The administration of glucocorticoids also leads to increased urinary Cr losses as well as insulin resistance. These steroids are often employed as antiinflammatory agents in the treatment of common chronic diseases, such as asthma, allergies, and arthritis, and they are also administered following organ transplantation, but a side effect of gluco-corticoid administration is steroid-induced diabetes.

The mechanisms responsible for steroid-induced diabetes are unknown, but decreased insulin sensitivity is an overlying cause. Impaired Cr metabolism also appears to be a related cause since supplementation of 50 people who had uncontrolled steroid-induced diabetes with Cr for 10 days resulted in the reversal of the steroid-induced diabetes in 47 of these patients, with no adverse side effects, and a decrease of at least 50% of the medication needed prior to the supplementation of Cr.

Dietary Intake and Requirements of Chromium

A panel on micronutrients convened by the Institute of Medicine defined an adequate intake for Cr of 25 mg for women and 35 mg for men 19-50 years old and 20 mg for women and 30 mg for men older than age 50 years. Adequate intake is ''the recommended average daily intake based on observed or experimentally determined approximations or estimates of nutrient intake by a group (or groups) of apparently healthy people that are assumed to be adequate— used when an RDA cannot be determined.'' The adequate intake for Cr is nearly identical to the average Cr intake but much lower than earlier committee recommendations.

It is unclear why the adequate intake for Cr should be lower for people older than 50 years when the primary function of Cr is to combat problems associated with insulin and glucose metabolism, which tend to increase with age. Indices of Cr status, such as the Cr content of hair, sweat, and urine, were shown to decrease with age in a study of more than 40 000 people. The recommended intakes in France are higher and more in line with studies demonstrating that a large segment of the population may not be consuming adequate Cr. The French Conseil National d'Etudes et de Recherche sur la nutrition et l'Alimentation has proposed daily intakes of 55 mg for adult French women 19-65 years old and 60 mg/day for those older than 65 years and 65 and 70 mg, respectively, for men. Since Cr losses are increased by high intake of simple sugars such as glucose, sucrose, and fructose, modern diets high in these sugars appear to be increasing the requirements for Cr.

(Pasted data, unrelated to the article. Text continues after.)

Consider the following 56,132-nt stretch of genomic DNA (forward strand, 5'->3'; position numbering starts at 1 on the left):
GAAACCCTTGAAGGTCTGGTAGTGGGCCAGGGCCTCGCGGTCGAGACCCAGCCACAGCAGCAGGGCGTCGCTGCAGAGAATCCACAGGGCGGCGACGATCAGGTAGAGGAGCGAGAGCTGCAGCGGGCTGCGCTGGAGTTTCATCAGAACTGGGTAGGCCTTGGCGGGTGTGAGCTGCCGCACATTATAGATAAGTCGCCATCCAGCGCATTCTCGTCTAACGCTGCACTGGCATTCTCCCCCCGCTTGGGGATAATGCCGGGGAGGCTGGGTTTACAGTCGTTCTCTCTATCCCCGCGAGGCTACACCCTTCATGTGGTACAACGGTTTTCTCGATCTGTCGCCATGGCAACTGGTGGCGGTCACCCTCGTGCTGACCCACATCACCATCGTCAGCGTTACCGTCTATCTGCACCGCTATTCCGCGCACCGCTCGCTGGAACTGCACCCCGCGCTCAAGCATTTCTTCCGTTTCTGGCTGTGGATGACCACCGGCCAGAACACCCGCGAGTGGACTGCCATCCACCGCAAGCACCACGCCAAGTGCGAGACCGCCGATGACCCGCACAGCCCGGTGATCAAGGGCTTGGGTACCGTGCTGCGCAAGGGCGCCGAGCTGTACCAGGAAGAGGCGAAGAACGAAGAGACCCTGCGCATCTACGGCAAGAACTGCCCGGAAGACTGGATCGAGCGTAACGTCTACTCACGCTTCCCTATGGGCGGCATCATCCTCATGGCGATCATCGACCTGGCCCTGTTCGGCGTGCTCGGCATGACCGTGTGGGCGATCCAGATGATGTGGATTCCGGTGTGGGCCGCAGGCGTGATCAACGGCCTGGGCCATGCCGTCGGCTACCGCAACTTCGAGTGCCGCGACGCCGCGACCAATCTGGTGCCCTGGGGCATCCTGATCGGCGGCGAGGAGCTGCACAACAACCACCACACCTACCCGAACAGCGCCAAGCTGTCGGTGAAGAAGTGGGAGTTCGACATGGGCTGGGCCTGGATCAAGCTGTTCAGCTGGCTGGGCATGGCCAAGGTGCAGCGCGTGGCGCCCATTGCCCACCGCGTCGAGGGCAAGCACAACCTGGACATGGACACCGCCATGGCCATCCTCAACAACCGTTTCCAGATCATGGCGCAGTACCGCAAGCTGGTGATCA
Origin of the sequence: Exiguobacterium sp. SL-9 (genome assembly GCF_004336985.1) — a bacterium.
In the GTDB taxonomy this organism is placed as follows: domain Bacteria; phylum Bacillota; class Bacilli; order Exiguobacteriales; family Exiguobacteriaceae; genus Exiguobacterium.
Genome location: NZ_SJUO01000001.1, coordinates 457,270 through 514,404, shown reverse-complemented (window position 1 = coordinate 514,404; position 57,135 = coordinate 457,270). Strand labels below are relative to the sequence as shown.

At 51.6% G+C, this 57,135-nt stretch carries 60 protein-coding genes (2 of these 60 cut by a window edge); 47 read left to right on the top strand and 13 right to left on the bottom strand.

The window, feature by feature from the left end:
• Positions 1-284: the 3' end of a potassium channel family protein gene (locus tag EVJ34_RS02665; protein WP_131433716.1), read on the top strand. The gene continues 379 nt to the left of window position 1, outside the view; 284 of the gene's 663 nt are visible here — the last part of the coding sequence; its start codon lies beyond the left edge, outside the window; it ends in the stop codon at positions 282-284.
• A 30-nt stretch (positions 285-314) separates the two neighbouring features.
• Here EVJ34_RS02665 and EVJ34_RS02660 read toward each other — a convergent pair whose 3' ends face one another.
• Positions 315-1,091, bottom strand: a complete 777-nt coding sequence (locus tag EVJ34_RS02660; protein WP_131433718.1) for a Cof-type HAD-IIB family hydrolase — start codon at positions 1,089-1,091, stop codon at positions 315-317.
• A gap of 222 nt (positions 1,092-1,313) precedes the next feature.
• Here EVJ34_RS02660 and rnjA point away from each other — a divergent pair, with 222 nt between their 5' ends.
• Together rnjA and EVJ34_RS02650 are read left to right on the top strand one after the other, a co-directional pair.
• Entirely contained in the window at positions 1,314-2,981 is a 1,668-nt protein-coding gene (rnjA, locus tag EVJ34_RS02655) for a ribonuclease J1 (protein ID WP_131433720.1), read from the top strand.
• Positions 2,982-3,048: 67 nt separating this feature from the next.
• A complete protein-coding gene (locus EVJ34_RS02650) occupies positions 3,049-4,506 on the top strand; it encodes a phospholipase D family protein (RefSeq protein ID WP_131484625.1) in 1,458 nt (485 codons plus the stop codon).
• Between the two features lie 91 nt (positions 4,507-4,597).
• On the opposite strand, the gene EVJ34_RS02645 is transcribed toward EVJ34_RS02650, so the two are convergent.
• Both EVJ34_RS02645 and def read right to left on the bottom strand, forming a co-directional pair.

More than 34 studies have reported beneficial effects of supplemental Cr for people with blood glucose values ranging from hypoglycemia to diabetes when consuming diets of average Cr content. In a controlled diet study, consumption of diets in the lowest quartile of normal Cr intakes, but near the new adequate intakes, led to detrimental effects on glucose and insulin in subjects with marginally impaired glucose tolerance (90-minute glucose between 5.6 and 11.1mmol/l or 100-200 mg/dl) following an oral glucose load of 1 g/kg body weight. The average person older than 25 years of age has blood glucose in this range. Consumption of these same diets by people with good glucose tolerance (90-minute glucose less than 5.6 mmol/l) did not lead to changes in glucose and insulin variables. This is consistent with previous studies demonstrating that the requirement for Cr is related to the degree of glucose intolerance and demonstrates that an intake of 20 mg Cr per day is not adequate for people with decreased insulin sensitivity, such as those with marginally impaired glucose tolerance, and certainly not for those with impaired glucose tolerance or diabetes.